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Thursday, 12 March 2009
Page: 2536


Ms RISHWORTH (3:14 PM) —My question is to the Minister for Youth and Minister for Sport. Will the minister update the House on any further evidence of the need to secure the future of university student support services?

Opposition members interjecting—


Ms KATE ELLIS (Minister for Youth and Minister for Sport) —I thank the member for Kingston for both her question and her passionate advocacy on behalf of both students and universities. I note that those opposite, almost on cue, jump to the ideologically extreme battles of the past when we, on this side, are talking about a new and balanced way forward to rebuild services and amenities at our universities. We do this because we on this side know—and have long argued—that it is all students who are paying the price of the extreme legislation of the previous government. It just so happens that we do have new evidence to back this up. It is not just the students who are paying an extra $800 a year in child care at UTS, or those who are paying an extra $200 a year at Monash University, or those students who can no longer access sport, catering and welfare services. It is, in fact, all students who are paying the price of the previous government’s approach, because it affects efforts to deliver quality teaching and research, to reduce class sizes and to attract overseas students—which we know are all critical to sustaining Australia’s workforce and our future productivity and economic growth as a nation. I was asked for new evidence—


Mr Robert interjecting


The SPEAKER —Order! The member for Fadden is warned.


Ms KATE ELLIS —I can report that last week, the chair of Universities Australia, Professor Richard Larkins, stated that the previous government’s legislation had:

… directly impaired our ability to deliver quality education and research …

He further stated:

We had to use money [set aside] for research and teaching and use it to support the student experience on campus.

These concerns, though, were further echoed by the University of Sydney when it said, in its submission to the Senate inquiry, that ‘the university has been forced to redirect university funds to support the student experience’. We have also heard from the Australian Technology Network of Universities that reduced services are a significant threat to the level of international enrolments. Those opposite are so engaged in the arguments of the past that just earlier today—

Opposition members interjecting—


Ms KATE ELLIS —No, I would like you to listen to this. Just earlier today, we had the member for Higgins, in his comeback speech—in his big contribution to parliamentary debate—put forward the argument that you should vote against this legislation—


Mrs Bronwyn Bishop —I rise on a point of order. Yet one more minister needs to be brought to order on the question of relevance. If the answer to every question is Peter Costello, then I suggest that they are simply not being relevant.


The SPEAKER —Order! The member for Mackellar will resume her seat. There is no point of order.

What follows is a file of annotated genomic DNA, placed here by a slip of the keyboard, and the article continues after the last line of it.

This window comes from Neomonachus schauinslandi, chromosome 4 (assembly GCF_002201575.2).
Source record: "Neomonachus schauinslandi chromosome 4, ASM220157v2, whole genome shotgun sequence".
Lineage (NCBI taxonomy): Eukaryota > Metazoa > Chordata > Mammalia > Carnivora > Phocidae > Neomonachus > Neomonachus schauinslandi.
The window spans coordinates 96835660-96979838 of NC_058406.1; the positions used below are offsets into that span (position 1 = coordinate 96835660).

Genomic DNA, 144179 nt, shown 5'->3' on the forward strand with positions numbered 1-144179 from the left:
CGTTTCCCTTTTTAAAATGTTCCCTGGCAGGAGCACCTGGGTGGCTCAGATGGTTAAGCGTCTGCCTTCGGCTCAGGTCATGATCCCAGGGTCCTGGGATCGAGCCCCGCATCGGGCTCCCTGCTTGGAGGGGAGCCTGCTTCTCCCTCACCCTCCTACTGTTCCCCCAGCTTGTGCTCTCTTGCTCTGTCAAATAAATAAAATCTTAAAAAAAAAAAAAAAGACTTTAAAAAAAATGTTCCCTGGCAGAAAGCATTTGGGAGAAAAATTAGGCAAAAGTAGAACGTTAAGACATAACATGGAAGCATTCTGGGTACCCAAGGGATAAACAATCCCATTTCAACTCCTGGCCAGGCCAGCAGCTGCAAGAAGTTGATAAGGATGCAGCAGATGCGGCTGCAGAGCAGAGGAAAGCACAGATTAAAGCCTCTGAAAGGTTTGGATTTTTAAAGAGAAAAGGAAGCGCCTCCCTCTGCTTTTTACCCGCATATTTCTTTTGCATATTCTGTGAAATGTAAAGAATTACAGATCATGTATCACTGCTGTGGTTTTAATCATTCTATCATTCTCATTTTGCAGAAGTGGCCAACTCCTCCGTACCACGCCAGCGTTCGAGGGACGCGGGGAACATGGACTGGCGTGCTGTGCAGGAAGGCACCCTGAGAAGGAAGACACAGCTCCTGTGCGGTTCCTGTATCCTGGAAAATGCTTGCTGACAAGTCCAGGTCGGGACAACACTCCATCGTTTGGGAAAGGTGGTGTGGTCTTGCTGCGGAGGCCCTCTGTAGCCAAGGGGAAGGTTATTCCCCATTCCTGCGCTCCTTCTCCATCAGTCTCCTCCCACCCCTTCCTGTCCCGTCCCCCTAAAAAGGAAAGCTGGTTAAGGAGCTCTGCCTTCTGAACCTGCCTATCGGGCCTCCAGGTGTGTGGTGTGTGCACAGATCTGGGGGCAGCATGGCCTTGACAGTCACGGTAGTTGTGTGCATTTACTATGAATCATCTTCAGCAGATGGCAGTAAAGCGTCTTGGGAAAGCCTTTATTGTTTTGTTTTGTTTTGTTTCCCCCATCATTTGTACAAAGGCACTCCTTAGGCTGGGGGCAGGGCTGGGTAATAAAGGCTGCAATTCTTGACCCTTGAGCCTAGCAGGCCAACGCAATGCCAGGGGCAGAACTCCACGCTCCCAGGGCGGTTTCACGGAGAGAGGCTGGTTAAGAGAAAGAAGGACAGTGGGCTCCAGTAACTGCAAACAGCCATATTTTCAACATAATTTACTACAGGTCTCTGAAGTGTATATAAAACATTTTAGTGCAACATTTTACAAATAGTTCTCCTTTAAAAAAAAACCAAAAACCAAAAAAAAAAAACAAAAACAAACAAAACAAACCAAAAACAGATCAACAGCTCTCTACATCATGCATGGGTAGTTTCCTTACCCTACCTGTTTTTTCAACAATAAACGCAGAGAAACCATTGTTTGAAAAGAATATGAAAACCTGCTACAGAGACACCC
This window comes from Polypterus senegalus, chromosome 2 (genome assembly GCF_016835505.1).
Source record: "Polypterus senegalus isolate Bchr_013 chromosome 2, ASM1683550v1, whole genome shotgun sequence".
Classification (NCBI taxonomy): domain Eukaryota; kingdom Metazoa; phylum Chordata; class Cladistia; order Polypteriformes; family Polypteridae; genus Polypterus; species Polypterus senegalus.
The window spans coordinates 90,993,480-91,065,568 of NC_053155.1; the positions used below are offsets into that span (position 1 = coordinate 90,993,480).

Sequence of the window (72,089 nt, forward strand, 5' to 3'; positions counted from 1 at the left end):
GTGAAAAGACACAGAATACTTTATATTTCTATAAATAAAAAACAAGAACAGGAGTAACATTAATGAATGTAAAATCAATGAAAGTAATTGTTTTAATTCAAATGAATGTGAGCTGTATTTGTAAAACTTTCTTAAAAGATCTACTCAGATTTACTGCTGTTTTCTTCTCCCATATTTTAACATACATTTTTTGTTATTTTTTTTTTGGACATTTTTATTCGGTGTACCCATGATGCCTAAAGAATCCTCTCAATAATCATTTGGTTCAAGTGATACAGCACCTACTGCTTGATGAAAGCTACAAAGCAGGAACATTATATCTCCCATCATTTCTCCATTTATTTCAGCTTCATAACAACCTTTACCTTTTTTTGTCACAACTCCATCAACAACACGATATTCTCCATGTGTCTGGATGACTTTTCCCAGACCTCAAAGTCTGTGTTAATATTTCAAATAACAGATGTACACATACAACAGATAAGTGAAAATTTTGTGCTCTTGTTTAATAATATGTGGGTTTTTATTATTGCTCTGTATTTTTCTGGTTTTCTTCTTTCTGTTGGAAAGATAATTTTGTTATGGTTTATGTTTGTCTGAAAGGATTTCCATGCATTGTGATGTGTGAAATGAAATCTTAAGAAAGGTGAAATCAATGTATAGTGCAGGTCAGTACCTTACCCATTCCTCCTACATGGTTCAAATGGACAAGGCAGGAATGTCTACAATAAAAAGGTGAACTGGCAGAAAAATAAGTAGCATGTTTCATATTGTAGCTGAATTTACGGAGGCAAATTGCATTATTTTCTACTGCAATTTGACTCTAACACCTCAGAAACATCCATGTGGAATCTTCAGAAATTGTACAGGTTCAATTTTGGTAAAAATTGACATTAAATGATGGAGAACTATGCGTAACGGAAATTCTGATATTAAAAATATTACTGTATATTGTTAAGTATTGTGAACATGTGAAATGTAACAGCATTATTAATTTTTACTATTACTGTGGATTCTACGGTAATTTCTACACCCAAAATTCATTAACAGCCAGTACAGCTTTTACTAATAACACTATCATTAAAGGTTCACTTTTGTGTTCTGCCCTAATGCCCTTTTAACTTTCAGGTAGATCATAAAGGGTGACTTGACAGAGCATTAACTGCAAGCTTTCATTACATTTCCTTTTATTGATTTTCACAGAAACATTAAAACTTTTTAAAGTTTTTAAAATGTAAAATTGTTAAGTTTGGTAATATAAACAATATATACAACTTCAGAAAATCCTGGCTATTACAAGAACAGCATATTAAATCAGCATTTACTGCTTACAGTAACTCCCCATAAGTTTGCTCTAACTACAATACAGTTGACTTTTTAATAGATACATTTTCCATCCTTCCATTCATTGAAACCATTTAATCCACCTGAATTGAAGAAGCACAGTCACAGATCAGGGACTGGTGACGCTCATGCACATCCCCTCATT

Ms KATE ELLIS —I thank the member for Mackellar for that contribution.


The SPEAKER —Order! The minister will return to the question.


Ms KATE ELLIS —Thank you, Mr Speaker, I will do that now. My point about the outdated argument that those opposite were making is that the argument being put forward by the member for Higgins earlier today was that you should vote against this because in 1975 a now defunct organisation passed a number of resolutions which he thinks is the current argument to be reading to the House. In contrast, we are talking about a new system moving forward. As stated, we have also heard from the Australian Technology Network of Universities that reduced services are a significant threat to the level of international enrolments. So all of this hampers our ability to deliver world-class universities—all because those opposite went too far. Now, despite the evidence, they will not admit to the damage they have caused—so they are in denial and voting against it.

Can I also add that it is completely absurd and disingenuous for those opposite to shed crocodile tears over this capped and deferred $250 fee. We all know what you did when in government. We all got to see as, time and time again, you massively increased fees on students, you slashed support to students and you shifted the burden onto the shoulders of these same students. These same members opposite are now purporting to be so concerned about the financial plight of students that they voted against the $950 training and learning bonus to be delivered to all eligible students. I think we can all see the hypocrisy on show there. In contrast, we are taking action. We are proposing—


Mr Anthony Smith —I rise on a point of order. It would save the House time if the minister just tabled her essay.


The SPEAKER —Order! There is no point of order. The member for Casey will resume his seat.


Mr Albanese —Bronwyn’s was better!


Ms KATE ELLIS —Yes, we preferred the member for Mackellar’s contribution, but thank you. In contrast we are taking action. We have delivered a new system. We are looking forward, and the opposition should get on board and do the same because it is critical to securing the future of our universities and the contribution that they make to our economy.